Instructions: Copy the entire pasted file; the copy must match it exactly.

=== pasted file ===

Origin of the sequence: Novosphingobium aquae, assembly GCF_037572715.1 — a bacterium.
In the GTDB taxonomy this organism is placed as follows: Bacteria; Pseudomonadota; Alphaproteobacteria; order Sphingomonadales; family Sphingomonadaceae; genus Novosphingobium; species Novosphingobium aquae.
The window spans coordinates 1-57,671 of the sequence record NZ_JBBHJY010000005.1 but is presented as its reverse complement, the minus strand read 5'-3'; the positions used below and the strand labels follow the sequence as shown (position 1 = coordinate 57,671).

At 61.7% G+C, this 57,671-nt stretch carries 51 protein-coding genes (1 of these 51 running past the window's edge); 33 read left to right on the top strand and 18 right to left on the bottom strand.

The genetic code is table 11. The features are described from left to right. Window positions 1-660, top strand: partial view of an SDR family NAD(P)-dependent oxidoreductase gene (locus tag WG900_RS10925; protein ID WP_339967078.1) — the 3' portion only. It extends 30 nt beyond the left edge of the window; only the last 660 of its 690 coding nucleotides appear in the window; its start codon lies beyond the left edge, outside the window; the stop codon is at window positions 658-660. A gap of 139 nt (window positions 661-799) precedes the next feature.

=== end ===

Origin of the sequence: Novosphingobium aquae, assembly GCF_037572715.1 — a bacterium.
In the GTDB taxonomy this organism is placed as follows: Bacteria; Pseudomonadota; Alphaproteobacteria; order Sphingomonadales; family Sphingomonadaceae; genus Novosphingobium; species Novosphingobium aquae.
The window spans coordinates 1-57,671 of the sequence record NZ_JBBHJY010000005.1 but is presented as its reverse complement, the minus strand read 5'-3'; the positions used below and the strand labels follow the sequence as shown (position 1 = coordinate 57,671).

At 61.7% G+C, this 57,671-nt stretch carries 51 protein-coding genes (1 of these 51 running past the window's edge); 33 read left to right on the top strand and 18 right to left on the bottom strand.

The genetic code is table 11. The features are described from left to right. Window positions 1-660, top strand: partial view of an SDR family NAD(P)-dependent oxidoreductase gene (locus tag WG900_RS10925; protein ID WP_339967078.1) — the 3' portion only. It extends 30 nt beyond the left edge of the window; only the last 660 of its 690 coding nucleotides appear in the window; its start codon lies beyond the left edge, outside the window; the stop codon is at window positions 658-660. A gap of 139 nt (window positions 661-799) precedes the next feature.